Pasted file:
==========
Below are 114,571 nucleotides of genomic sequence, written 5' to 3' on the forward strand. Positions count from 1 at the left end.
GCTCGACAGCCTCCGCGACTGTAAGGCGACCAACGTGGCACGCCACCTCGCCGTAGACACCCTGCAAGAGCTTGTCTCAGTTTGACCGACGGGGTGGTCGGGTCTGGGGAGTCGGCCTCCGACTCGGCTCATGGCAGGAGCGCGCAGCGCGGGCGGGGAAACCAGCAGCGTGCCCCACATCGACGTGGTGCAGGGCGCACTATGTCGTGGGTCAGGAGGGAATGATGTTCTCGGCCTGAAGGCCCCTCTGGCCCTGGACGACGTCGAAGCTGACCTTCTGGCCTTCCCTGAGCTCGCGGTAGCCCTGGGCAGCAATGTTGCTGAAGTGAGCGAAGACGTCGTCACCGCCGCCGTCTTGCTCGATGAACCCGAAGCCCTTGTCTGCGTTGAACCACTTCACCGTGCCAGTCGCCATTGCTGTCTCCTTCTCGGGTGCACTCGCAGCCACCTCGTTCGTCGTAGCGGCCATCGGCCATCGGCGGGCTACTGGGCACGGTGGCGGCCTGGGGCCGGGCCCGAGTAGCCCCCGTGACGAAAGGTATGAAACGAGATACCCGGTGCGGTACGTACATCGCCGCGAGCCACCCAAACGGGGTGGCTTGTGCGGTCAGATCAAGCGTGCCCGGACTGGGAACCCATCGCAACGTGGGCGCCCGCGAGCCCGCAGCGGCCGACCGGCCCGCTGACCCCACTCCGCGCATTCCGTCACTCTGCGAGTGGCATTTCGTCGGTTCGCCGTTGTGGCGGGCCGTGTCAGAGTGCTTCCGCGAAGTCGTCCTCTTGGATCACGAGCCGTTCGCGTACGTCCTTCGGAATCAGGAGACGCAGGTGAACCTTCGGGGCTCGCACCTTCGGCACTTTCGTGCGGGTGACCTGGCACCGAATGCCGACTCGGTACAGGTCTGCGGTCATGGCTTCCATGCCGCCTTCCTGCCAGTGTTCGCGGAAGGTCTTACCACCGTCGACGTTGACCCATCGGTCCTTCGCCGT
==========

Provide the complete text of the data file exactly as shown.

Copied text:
Below are 114,571 nucleotides of genomic sequence, written 5' to 3' on the forward strand. Positions count from 1 at the left end.
GCTCGACAGCCTCCGCGACTGTAAGGCGACCAACGTGGCACGCCACCTCGCCGTAGACACCCTGCAAGAGCTTGTCTCAGTTTGACCGACGGGGTGGTCGGGTCTGGGGAGTCGGCCTCCGACTCGGCTCATGGCAGGAGCGCGCAGCGCGGGCGGGGAAACCAGCAGCGTGCCCCACATCGACGTGGTGCAGGGCGCACTATGTCGTGGGTCAGGAGGGAATGATGTTCTCGGCCTGAAGGCCCCTCTGGCCCTGGACGACGTCGAAGCTGACCTTCTGGCCTTCCCTGAGCTCGCGGTAGCCCTGGGCAGCAATGTTGCTGAAGTGAGCGAAGACGTCGTCACCGCCGCCGTCTTGCTCGATGAACCCGAAGCCCTTGTCTGCGTTGAACCACTTCACCGTGCCAGTCGCCATTGCTGTCTCCTTCTCGGGTGCACTCGCAGCCACCTCGTTCGTCGTAGCGGCCATCGGCCATCGGCGGGCTACTGGGCACGGTGGCGGCCTGGGGCCGGGCCCGAGTAGCCCCCGTGACGAAAGGTATGAAACGAGATACCCGGTGCGGTACGTACATCGCCGCGAGCCACCCAAACGGGGTGGCTTGTGCGGTCAGATCAAGCGTGCCCGGACTGGGAACCCATCGCAACGTGGGCGCCCGCGAGCCCGCAGCGGCCGACCGGCCCGCTGACCCCACTCCGCGCATTCCGTCACTCTGCGAGTGGCATTTCGTCGGTTCGCCGTTGTGGCGGGCCGTGTCAGAGTGCTTCCGCGAAGTCGTCCTCTTGGATCACGAGCCGTTCGCGTACGTCCTTCGGAATCAGGAGACGCAGGTGAACCTTCGGGGCTCGCACCTTCGGCACTTTCGTGCGGGTGACCTGGCACCGAATGCCGACTCGGTACAGGTCTGCGGTCATGGCTTCCATGCCGCCTTCCTGCCAGTGTTCGCGGAAGGTCTTACCACCGTCGACGTTGACCCATCGGTCCTTCGCCGT